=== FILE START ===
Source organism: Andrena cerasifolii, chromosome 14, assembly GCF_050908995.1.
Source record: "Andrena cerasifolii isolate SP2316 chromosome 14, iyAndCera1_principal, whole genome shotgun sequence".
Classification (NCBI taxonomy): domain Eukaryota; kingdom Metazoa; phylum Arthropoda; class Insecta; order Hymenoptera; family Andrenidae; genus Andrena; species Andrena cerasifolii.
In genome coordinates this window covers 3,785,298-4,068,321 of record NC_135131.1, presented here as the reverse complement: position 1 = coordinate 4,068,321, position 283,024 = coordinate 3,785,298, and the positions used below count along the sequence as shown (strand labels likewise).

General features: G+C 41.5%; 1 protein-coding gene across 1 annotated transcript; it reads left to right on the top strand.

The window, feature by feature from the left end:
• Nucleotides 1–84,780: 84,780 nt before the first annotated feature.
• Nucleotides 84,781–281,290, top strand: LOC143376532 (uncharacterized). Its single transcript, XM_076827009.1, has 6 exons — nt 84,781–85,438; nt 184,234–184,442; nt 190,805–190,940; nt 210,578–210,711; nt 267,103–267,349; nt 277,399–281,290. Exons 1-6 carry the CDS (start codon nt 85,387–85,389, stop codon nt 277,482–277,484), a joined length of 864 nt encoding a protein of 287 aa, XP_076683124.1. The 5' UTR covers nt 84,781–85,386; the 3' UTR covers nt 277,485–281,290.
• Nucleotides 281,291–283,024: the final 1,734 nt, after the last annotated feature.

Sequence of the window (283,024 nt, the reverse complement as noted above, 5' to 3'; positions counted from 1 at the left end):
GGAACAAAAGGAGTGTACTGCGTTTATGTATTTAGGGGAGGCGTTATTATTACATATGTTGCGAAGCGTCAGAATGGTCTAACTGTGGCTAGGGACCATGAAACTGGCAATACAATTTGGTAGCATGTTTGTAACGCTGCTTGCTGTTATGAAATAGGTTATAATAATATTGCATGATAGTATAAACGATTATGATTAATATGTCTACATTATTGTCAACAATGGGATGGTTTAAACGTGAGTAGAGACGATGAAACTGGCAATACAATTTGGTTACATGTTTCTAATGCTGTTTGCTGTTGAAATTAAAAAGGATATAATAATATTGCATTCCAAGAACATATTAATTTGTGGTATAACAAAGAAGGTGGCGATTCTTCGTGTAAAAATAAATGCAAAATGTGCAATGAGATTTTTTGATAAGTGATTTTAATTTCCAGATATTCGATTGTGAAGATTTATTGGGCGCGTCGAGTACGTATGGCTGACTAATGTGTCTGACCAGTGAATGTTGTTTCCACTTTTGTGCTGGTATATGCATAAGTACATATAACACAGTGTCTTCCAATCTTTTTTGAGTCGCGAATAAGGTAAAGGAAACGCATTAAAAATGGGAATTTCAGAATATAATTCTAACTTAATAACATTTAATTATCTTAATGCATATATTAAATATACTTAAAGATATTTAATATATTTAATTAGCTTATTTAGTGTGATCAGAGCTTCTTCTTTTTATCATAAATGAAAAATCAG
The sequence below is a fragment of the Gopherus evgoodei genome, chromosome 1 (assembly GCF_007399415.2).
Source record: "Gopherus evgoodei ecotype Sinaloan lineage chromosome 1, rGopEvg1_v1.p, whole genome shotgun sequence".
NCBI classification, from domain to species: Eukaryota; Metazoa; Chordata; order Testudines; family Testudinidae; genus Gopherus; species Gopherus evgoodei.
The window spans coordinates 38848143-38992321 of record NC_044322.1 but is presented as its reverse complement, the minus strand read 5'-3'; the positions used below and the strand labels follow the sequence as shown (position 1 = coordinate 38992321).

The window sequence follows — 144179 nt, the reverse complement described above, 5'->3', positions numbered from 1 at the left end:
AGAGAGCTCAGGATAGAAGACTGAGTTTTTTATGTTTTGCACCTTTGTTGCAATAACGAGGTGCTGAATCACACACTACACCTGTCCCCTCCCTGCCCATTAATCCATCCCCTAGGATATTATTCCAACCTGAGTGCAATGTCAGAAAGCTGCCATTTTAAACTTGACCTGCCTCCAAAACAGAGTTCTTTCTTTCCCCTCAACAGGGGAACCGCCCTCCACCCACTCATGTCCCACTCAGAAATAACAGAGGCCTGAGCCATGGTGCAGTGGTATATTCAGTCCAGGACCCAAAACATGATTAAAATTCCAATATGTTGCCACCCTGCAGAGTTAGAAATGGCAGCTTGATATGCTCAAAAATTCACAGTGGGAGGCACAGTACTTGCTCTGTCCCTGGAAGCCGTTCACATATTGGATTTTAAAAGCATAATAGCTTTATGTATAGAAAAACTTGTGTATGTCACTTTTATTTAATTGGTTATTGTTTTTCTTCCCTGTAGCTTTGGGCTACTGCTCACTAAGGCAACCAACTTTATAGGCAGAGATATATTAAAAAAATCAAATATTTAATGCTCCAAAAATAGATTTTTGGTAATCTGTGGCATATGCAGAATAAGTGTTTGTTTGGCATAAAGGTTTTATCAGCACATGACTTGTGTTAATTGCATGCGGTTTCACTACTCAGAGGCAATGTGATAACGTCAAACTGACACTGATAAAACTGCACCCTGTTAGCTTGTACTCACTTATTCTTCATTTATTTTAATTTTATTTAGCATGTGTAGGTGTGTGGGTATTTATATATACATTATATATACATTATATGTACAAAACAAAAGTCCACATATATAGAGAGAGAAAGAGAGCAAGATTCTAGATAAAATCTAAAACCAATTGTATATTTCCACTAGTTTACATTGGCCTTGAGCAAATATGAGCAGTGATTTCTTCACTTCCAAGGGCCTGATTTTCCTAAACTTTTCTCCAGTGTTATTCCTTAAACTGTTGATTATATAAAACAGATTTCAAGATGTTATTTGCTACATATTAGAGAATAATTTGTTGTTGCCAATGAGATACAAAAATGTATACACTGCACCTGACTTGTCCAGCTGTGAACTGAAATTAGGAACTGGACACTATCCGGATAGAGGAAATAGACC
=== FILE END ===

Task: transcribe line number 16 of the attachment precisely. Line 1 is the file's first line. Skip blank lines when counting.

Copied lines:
The window sequence follows — 144179 nt, the reverse complement described above, 5'->3', positions numbered from 1 at the left end: